A business is offering mourners the chance to give their loved ones a feathery farewell – by setting free OWLS.
While releasing doves has long been associated with memorial services, the Kent Owl Academy says they are making the ‘funerowls’ available for ceremonies due to popular demand.
Mollie King, director of the academy in Maidstone, which also offers the birds as ring-bearers at weddings, said she thinks seeing owls released into the sky will bring peace to mourners.
She said: “I have had the Kent Owl Academy for just over a year now and we have become quite popular.
“I have had a few people asking what the deal is with having owls at funerals and if that is something we can do.
“It is a brand new thing and it might take a while to get going but I want to be the go-to person for it.”
Packages begin at £200 and the birds can be booked for funerals, wakes, memorial gatherings and life celebrations.
Mollie said she has contacted funeral directors in an attempt to persuade venues to allow owls into ceremonies.
She added: “The demand seems to be there from the public.
“Having lost someone very close to me in November I have been trying to see what I could use my business for.
“You have only got to look at owls in mythology and they are meant to be wise and can see what people can’t see.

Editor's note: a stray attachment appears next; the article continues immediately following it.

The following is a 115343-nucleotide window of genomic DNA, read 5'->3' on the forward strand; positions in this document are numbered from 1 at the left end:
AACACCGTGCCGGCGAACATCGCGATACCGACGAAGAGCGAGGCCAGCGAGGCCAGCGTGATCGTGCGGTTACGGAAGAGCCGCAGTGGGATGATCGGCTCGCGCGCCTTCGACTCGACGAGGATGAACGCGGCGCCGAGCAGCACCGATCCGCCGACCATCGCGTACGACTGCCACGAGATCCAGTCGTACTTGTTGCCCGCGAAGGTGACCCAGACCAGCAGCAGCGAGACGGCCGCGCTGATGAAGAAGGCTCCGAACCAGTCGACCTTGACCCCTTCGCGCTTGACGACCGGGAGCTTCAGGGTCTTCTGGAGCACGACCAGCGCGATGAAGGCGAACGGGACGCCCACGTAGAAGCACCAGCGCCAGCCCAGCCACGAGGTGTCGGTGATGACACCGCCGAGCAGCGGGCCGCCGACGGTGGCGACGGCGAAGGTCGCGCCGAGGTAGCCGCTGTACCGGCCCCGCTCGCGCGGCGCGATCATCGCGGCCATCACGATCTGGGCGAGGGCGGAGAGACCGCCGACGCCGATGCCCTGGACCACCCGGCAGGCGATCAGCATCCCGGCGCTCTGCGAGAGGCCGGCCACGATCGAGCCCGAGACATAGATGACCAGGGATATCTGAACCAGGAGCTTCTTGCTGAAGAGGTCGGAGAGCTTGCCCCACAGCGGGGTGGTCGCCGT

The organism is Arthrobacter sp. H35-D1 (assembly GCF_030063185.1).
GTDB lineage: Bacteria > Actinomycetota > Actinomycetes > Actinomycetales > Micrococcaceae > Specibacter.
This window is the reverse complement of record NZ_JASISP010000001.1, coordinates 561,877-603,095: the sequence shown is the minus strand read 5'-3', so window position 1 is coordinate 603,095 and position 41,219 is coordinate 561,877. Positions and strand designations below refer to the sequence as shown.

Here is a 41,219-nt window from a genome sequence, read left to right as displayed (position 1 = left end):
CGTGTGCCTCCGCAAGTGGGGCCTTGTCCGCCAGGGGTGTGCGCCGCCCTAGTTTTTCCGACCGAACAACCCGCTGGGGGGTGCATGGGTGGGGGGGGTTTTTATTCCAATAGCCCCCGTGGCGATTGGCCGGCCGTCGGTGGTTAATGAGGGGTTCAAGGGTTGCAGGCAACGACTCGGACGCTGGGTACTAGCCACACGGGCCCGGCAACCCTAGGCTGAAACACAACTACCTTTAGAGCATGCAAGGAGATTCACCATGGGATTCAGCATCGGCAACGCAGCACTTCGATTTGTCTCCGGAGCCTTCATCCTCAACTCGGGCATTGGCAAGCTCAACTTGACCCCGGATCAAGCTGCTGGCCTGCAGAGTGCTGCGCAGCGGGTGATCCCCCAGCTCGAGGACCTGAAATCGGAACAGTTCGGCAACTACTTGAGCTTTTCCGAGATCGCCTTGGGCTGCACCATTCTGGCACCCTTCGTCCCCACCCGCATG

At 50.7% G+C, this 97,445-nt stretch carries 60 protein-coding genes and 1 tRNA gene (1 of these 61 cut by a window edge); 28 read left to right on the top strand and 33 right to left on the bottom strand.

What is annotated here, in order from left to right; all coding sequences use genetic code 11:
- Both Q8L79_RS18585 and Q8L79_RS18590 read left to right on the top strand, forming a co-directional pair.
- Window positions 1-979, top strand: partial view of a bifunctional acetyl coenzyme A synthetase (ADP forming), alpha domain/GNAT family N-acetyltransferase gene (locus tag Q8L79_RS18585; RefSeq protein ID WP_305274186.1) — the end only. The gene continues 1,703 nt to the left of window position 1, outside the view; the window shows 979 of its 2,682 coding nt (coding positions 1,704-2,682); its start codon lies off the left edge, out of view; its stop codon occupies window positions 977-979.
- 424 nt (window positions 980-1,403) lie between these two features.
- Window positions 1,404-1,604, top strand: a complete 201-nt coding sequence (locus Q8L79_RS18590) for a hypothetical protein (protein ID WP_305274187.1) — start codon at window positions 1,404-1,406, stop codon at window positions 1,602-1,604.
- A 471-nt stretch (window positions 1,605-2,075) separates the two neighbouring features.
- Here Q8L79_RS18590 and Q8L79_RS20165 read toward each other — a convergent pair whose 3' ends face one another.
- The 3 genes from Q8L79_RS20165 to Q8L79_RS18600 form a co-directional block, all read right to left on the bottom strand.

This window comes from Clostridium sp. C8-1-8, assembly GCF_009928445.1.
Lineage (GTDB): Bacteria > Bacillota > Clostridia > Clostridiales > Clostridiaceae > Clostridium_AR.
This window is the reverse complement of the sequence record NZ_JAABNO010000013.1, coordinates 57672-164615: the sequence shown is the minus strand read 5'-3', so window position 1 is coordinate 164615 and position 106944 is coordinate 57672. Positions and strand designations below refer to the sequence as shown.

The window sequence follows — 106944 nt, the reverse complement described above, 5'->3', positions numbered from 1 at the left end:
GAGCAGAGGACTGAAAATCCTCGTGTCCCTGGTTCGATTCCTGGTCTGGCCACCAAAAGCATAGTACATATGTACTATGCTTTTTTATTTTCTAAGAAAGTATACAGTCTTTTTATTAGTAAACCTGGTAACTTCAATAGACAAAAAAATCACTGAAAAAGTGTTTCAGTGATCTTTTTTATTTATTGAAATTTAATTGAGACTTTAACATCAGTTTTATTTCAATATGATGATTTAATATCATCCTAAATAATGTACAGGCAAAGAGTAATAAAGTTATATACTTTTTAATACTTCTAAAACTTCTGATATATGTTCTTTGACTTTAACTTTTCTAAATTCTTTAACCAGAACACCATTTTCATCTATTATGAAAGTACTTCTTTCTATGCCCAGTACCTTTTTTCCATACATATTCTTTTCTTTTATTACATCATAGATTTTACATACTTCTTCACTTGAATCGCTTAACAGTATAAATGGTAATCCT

“Some spiritual thinkers might believe that owls are looking after their loved ones as they fly over the burial ground.”
Owls are one of the few birds to have been found in prehistoric cave paintings.
They have long been associated with life and death and today there are still many cultures that surround owls with myths.
In ancient Greece, owls were seen as a symbols of good fortune and the idea of the owl as a wise bird may have come from the bird’s association with Athene, the goddess of wisdom.
However Romans believed they were omens of impending doom and it was considered bad luck to see one before a battle.
Famous emperors including Julius Caesar and Augustus supposedly had their deaths predicted by a hooting owl.
In Indian folklore, the number of hoots are believed to be able to forecast the future, whether it be death, good fortune or arriving guests.
And in Tibet they are seen as divine messengers, while some Native Americans see owls as protective spirits of the recently departed, or even the embodiment of gods.